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Supreme Court lets Texas abortion providers' challenge of six-week ban proceed, leaves law in effect pending further judicial review
Do you support or oppose the Texas abortion law?
Written by Eric Revell, Countable News
What’s the story?
- The Supreme Court on Friday released an opinion that will allow abortion providers’ lawsuit seeking to block Texas’s Heartbeat Act, which bans abortions after a fetal heartbeat can be detected at around six to eight weeks of pregnancy, to proceed while the law remains in effect until the case is resolved.
- The Texas law’s enforcement mechanism raises novel constitutional questions because it enables individuals to sue for the enforcement of the law, rather than relying on the government to enforce it. Thus far, no such private lawsuits have been filed, so it has been unclear whether any party has the standing to raise a valid legal challenge since lawsuits contesting the constitutionality of a law are typically directed at government officials.
- The Court allowed abortion providers’ lawsuit, known as Whole Woman’s Health v. Jackson, to proceed, effectively holding that they have standing to sue. Their suit seeks to block the law’s enforcement by Texas county clerks who would docket the hypothetical lawsuits filed under the Heartbeat Act. The Court rejected a related suit filed by the Biden administration, known as U.S. v. Texas, which sought to argue the Texas abortion law was unconstitutionally designed to evade judicial review.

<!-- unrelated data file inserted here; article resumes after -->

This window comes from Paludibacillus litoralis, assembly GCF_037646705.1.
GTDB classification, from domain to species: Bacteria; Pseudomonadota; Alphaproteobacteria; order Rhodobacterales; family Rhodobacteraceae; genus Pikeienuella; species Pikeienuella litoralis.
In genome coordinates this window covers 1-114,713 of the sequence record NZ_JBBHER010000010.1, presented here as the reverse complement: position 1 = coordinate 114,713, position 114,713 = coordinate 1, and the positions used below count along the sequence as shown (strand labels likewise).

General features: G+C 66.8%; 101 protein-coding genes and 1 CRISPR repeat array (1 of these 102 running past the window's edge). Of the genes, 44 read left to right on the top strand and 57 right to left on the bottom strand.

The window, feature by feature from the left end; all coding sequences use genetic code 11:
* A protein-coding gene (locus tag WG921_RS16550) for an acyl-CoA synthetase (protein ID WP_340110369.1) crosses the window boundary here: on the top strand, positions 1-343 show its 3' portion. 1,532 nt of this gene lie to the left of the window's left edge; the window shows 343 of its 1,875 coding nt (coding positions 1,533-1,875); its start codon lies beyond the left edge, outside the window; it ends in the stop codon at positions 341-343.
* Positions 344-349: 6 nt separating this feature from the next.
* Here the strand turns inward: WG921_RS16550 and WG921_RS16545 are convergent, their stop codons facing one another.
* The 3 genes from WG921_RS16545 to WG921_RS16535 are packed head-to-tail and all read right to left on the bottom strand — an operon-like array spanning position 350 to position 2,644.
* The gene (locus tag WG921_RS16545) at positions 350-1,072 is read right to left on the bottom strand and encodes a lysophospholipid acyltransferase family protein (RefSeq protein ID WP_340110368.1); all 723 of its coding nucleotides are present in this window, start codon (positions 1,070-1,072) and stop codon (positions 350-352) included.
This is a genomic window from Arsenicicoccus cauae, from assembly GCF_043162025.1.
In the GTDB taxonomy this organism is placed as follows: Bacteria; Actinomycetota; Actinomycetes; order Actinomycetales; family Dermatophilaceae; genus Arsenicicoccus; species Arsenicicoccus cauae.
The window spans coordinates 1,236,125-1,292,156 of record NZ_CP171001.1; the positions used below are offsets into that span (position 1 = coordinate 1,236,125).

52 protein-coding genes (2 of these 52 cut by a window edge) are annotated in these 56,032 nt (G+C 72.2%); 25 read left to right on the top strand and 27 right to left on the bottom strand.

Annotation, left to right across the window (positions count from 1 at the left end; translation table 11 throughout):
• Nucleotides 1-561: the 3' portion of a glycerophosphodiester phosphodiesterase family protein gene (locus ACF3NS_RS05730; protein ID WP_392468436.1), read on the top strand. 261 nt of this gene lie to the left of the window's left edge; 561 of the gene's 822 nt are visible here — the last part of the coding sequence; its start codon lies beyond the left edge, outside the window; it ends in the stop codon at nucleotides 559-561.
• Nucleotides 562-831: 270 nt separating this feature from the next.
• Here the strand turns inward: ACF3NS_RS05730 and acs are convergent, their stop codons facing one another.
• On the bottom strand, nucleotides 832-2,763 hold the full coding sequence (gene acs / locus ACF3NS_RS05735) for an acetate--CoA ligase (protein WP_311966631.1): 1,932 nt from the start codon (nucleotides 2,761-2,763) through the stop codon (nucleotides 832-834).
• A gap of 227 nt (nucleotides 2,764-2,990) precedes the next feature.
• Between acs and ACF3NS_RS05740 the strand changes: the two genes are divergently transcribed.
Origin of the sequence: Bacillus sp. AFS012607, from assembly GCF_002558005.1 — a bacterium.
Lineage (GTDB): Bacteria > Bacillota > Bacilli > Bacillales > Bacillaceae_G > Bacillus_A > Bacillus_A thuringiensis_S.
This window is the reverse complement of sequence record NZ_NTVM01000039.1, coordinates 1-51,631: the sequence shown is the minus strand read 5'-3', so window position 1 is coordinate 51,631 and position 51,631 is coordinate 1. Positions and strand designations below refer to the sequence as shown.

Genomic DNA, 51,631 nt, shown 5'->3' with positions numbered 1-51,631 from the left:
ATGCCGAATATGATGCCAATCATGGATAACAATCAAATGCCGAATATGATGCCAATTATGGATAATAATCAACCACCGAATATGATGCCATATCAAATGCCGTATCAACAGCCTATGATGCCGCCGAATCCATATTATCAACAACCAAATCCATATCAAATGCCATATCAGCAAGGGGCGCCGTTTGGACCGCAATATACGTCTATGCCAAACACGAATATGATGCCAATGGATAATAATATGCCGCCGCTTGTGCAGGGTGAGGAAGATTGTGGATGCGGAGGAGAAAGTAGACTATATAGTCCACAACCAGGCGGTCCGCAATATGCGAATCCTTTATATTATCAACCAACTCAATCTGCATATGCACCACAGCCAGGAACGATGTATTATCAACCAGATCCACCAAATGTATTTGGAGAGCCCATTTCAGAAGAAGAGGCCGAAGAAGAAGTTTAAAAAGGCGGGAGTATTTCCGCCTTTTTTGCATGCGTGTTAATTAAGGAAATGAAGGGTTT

- Justices delivered a fragmented 8-1 opinion allowing the lawsuit filed by abortion providers to proceed. Justice Neil Gorsuch wrote the majority opinion which was joined in full by Justice Samuel Alito, Justice Brett Kavanaugh, and Justice Amy Coney Barrett. Justice Clarence Thomas joined Gorsuch’s opinion except for a portion of it.
- Chief Justice John Roberts wrote an opinion concurring in the judgment and dissenting in part, which was joined by Justice Stephen Breyer, Justice Sonia Sotomayor, and Justice Elena Kagan. Sotomayor also wrote a concurring opinion that dissented in part, which was joined by Breyer and Kagan.
- Gorsuch’s majority opinion concluded:
“The petitioners’ theories for relief face serious challenges but also present some opportunities. To summarize: (1) The Court unanimously rejects the petitioners’ theory for relief against state-court judges and agrees Judge Jackson should be dismissed from this suit. (2) A majority reaches the same conclusion with respect to the petitioners’ parallel theory for relief against state-court clerks. (3) With respect to the back-up theory of relief the petitioners present against Attorney General Paxton, a majority concludes that he must be dismissed. (4) At the same time, eight justices hold this case may proceed past the motion to dismiss stage against Mr. Carlton, Ms. Thomas, Ms. Benz, and Ms. Young, defendants with specific disciplinary authority over medical licensees, including the petitioners. (5) Every Member of the Court accepts that the only named private-individual defendant, Mr. Dickson, should be dismissed. The order of the District Court is affirmed in part and reversed in part, and the case is remanded for further proceedings consistent with this opinion.”
- The lawsuit will now return to the district court, where it will be heard on the merits. It may ultimately come before the Supreme Court again on appeal at a later date.
(Photo Credit: Supreme Court: VoxLive via Flickr / Creative Commons)
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